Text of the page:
Carlyle Group LP (CG:US) is losing one of its oldest and biggest shareholders as the California Public Employees’ Retirement System plans to exit its 4.1 percent stake.
Carlyle yesterday filed to sell as many as 12.7 million shares, including an over-allotment option of 1.66 million shares, to allow Calpers to exit its stake. Calpers bought 5.5 percent in Carlyle in 2001 for $175 million, according to a person familiar with the deal, before the stake was diluted by share sales.
Calpers last month registered to sell about a quarter of its stake in Carlyle competitor Apollo Global Management LLC. (APO:US) Shares of both asset managers have rallied this year, though Carlyle has lost about 9 percent from its peak in February. The pension has been one of Carlyle’s largest fund investors and has more than $3.7 billion in the firm’s pools currently, the person said.
“Calpers has been a substantial investor in Carlyle funds since 1996,” Carlyle said in the statement. “After the sale of the common units, Carlyle will continue to manage a significant amount of limited partnership investments for Calpers.”
Calpers’s stake was diluted when Mubadala Development Co., an investment vehicle owned by the Abu Dhabi government, bought a 7.5 percent stake in Carlyle for $1.35 billion in September 2007, and then again when Carlyle sold 30.5 million shares to the public on May 2, 2012.
Carlyle sold shares in last year’s public offering for $22 each. They rose (CG:US) as high as $37.30 on Feb. 19 before paring gains. At yesterday’s closing price of $29.39, a sale of Calpers’s full stake would generate $374 million in proceeds, more than two times the pension’s 2001 investment. That return doesn’t take into account the dividends Calpers has collected from its ownership.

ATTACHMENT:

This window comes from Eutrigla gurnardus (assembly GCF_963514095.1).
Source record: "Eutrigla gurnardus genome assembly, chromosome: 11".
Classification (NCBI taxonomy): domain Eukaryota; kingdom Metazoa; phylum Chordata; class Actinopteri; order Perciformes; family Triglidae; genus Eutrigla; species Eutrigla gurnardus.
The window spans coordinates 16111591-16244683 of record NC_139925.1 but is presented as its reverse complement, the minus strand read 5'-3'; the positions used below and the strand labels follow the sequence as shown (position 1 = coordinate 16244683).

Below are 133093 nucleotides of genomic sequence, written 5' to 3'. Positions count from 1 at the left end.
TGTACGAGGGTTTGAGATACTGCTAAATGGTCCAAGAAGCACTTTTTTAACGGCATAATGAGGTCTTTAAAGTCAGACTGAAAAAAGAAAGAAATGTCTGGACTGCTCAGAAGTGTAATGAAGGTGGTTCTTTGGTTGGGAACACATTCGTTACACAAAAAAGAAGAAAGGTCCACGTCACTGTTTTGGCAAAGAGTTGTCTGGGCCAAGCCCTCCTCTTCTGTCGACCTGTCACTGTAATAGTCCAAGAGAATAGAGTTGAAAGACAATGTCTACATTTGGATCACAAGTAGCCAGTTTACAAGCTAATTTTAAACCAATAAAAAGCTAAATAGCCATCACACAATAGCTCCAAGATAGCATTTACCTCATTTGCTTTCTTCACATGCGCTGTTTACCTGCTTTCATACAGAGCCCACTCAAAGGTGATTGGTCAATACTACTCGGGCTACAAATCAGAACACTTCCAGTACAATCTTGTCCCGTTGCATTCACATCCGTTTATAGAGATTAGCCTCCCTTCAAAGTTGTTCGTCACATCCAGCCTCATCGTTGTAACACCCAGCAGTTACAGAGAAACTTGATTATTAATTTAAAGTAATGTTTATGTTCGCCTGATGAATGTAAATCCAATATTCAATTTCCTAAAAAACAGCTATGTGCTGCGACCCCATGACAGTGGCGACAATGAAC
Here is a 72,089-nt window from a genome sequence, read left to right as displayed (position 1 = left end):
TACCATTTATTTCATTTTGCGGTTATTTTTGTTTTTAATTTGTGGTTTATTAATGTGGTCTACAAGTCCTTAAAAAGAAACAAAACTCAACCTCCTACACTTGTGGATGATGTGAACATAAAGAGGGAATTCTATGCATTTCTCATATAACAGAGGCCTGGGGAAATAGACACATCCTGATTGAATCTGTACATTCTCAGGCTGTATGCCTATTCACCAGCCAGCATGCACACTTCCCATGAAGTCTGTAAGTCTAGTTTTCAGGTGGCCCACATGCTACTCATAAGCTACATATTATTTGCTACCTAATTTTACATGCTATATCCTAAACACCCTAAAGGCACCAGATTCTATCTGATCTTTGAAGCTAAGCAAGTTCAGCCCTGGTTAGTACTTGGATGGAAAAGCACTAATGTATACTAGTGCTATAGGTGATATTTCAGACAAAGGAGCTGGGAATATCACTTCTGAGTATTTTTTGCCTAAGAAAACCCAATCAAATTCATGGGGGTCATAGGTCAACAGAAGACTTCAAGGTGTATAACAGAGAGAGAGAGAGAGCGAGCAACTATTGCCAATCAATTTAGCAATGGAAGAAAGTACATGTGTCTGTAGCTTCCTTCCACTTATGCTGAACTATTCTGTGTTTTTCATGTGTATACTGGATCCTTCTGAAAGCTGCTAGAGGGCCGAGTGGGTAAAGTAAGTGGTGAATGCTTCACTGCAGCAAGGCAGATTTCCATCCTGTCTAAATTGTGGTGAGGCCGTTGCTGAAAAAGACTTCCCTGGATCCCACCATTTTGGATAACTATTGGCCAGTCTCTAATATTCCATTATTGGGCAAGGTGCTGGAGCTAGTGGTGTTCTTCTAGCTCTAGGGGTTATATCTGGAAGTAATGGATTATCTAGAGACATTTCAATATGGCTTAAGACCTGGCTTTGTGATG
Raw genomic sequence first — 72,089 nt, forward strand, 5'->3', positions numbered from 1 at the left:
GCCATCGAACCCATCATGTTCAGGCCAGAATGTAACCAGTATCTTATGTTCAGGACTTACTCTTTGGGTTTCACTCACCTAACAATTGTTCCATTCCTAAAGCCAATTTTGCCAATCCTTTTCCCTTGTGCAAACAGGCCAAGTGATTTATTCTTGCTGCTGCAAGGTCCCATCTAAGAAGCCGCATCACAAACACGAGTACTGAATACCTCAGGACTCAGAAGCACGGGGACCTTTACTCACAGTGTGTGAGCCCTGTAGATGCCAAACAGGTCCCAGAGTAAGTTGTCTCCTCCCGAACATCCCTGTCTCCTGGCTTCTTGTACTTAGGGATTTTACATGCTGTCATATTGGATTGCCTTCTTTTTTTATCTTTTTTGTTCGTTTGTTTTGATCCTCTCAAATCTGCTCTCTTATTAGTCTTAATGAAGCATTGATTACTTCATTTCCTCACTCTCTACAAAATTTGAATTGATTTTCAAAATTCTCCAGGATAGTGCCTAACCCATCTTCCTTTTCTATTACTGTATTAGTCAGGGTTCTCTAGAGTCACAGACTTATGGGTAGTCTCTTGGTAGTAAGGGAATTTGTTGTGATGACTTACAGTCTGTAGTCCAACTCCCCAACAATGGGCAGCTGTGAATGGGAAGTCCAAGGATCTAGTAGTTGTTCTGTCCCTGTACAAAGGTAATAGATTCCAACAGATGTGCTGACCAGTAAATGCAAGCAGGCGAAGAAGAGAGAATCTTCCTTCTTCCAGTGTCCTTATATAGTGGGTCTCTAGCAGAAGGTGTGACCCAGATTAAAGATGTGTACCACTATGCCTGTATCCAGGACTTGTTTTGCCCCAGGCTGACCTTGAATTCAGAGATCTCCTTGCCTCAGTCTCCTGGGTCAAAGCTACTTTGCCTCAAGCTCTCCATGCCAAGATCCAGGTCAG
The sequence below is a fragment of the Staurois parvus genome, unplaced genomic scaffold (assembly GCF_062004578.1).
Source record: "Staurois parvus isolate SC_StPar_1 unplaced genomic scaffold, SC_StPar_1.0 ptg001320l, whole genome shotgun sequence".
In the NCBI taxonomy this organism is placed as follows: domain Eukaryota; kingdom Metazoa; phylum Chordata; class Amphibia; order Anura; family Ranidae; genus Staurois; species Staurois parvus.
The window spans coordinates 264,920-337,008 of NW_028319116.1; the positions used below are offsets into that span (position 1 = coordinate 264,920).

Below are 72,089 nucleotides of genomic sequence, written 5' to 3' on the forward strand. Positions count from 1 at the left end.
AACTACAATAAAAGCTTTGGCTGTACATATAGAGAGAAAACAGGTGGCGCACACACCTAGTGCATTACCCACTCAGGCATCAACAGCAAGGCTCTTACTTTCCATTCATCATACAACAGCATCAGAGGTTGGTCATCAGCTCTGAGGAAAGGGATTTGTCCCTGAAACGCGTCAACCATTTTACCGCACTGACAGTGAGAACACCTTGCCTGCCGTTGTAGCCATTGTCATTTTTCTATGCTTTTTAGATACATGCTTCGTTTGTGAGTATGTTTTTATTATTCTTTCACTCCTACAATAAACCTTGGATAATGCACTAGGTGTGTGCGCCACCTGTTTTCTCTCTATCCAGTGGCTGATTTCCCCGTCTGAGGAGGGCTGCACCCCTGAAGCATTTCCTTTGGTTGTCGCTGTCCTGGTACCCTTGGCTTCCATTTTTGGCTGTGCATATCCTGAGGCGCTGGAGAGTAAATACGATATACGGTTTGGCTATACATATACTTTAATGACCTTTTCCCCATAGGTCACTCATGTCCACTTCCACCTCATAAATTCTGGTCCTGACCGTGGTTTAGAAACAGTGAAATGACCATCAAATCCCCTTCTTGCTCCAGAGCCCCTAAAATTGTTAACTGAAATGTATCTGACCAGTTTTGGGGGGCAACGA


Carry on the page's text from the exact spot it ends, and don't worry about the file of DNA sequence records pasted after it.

Randall Whitestone, a spokesman for Carlyle, declined to comment. Calpers spokesman Brad Pacheco did not immediately return a message seeking comment.
Last month, Calpers and the Abu Dhabi Investment Authority registered to sell as much as $326 million of shares in Apollo, the world’s third-biggest private-equity firm, with $114 billion in managed assets. Calpers and Abu Dhabi invested a combined $1.2 billion in Apollo in 2007. Apollo co-founders Joshua Harris and Marc Rowan sold a fraction of their holdings in the New York-based firm’s May offering.
Investment firms sell stakes in their companies to large institutional investors to grow their franchises or seed new businesses. Providence Equity Partners Inc., the buyout firm with holdings in Univision Communications Inc. and the cable-television network of the New York Yankees, in September sold a minority stake to Florida’s state pension system and an unnamed sovereign-wealth fund.
CVC Capital Partners Ltd., based in London, told investors in September it agreed to sell a 10 percent stake to three sovereign-wealth funds, one in the Middle East and two in Asia.
Carlyle is the second-largest private-equity firm, managing $176 billion in assets across 114 funds and 76 fund-of-funds vehicles. The firm, founded in 1987 by William Conway, Daniel D’Aniello and David Rubenstein, invests in leveraged buyouts, real estate, hedge funds and funds-of-funds.
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